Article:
On March 11, the World Employment Confederation (WEC), the International Organisation of Employers (IOE) and the International Labour Organisation (ILO) organized an online event to discuss how to ensure decent platform work. There is no one-size-fits-all solution to the issue, as the discussion exposed. But there is certainly an urgent need to better balance workers’ entitlements and employers’ interests.
Published on 16th March 2021
Just as with all new technologies that have hit the labour market, working through online platforms has grown over the last decades. With the Covid-19 pandemic amplifying the urgency, challenges, and opportunities ‘platform work’, social partners and government need to work together to ensure it contributes to Decent Work and Economic Growth in the post-Covid environment. On March 11, the World Employment Confederation (WEC), the International Organisation of Employers (IOE) and the International Labour Organisation (ILO) organized an online event to discuss how best to achieve that objective.
The ILO presented its recent World Employment and Social Outlook (WESO) which focuses on the topic of digital labour platforms. The report paints an exhaustive picture of the status of digital labour platforms across the world and reflects on how the contemporary platform economy is transforming the way work is organized. While the ILO does not deny the potential that digital labour platforms offer to both workers and businesses, it flags serious concerns regarding workers’ income, working conditions and social protection coverage.
The ILO’s WESO report also looks at the frameworks regulating digital labour platforms currently in place across the world. As for the diversity of platforms that exist, regulatory frameworks are also heterogenous; reinforcing the call from both the IOE and the WEC not to apply a one-size-fits-all approach. The ILO recommends international policy dialogue and coordination to find common regulatory solutions. Trade unions agree that no new framework is needed. During the webevent, the ITUC called for the framework of rights agreed in the ILO Centenary declaration in 2019 to be applied as those fundamental rights should underpin all forms of work, whether or not they are delivered through a digital platform.
Employers’ organisations fully support the need for platform work to be decent work. The WEC pointed out to the many examples of online talent platforms using the potential offered by the technology to provide decent work opportunities and access to labour market to more people, especially in vulnerable groups like people with disabilities. And the private employment services sector can also rely on the experience gained in the agency work sector where through social innovation, new ways of training, providing social protection and ensuring good working conditions have been developed for a more flexible form of work.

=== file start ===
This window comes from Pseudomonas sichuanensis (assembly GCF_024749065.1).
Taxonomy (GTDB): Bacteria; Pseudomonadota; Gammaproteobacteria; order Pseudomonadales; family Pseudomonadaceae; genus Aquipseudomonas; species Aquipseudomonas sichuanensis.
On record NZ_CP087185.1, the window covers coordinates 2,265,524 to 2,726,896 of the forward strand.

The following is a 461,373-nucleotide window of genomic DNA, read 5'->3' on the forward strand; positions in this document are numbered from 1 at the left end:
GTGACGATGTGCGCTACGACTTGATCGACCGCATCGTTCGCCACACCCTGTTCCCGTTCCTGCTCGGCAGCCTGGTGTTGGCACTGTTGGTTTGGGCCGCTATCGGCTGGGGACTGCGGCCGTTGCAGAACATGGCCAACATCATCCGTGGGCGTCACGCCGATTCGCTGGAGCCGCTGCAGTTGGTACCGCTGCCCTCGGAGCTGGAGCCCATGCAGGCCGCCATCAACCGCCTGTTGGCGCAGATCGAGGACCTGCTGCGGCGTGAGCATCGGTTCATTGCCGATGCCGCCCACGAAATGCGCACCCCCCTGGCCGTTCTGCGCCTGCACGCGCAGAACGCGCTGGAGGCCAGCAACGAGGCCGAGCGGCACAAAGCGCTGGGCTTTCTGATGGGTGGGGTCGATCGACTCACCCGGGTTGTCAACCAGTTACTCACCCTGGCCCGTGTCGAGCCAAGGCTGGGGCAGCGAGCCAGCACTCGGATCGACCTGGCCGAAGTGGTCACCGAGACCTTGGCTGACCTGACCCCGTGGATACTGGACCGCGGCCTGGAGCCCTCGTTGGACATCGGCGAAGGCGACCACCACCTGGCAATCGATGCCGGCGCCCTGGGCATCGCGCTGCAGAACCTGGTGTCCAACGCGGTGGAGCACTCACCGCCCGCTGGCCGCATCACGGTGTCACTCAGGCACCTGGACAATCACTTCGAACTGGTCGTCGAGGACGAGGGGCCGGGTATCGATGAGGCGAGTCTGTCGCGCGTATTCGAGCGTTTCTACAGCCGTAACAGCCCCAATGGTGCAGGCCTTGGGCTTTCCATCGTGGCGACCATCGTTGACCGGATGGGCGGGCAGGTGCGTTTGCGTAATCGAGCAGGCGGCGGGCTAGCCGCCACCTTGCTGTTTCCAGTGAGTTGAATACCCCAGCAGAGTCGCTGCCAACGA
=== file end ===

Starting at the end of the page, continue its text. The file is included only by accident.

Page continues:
Another clear potential offered by digital platforms is to reduce informality, the IOE pointed. India is one country very engaged in tackling this issue and a representative of the Labour Ministry shared what India is currently doing to regulate platform work while ensuring it offers opportunities for formal, decent work. One difficulty flagged by the government representative is the definition of platform and of activities to be covered by the regulation, but also which benefits and rights should be given to platform workers and how to balance those entitlements with interests of employers.
The IOE pointed out to another challenge that need to be addressed if the potential of platform work is to be fully tapped. 60% of people in developing countries still don’t have access to technology. What kind of infrastructure – but also skills – need to be develop to reduce this digital gap?
Ultimately whatever the type of regulation being applied to platform work, enforcement and compliance will also be essential. It is critical that digital platforms do not expand outside the rule of law. It is not only important for workers but it also in the interest of fair competition for those businesses which respect the law, said ITUC. WEC also underlined how similar services should face the same requirements, whether delivered digitally or not. As the ILO sums up, “what is unacceptable in the analog work should also be unacceptable in the digital world”.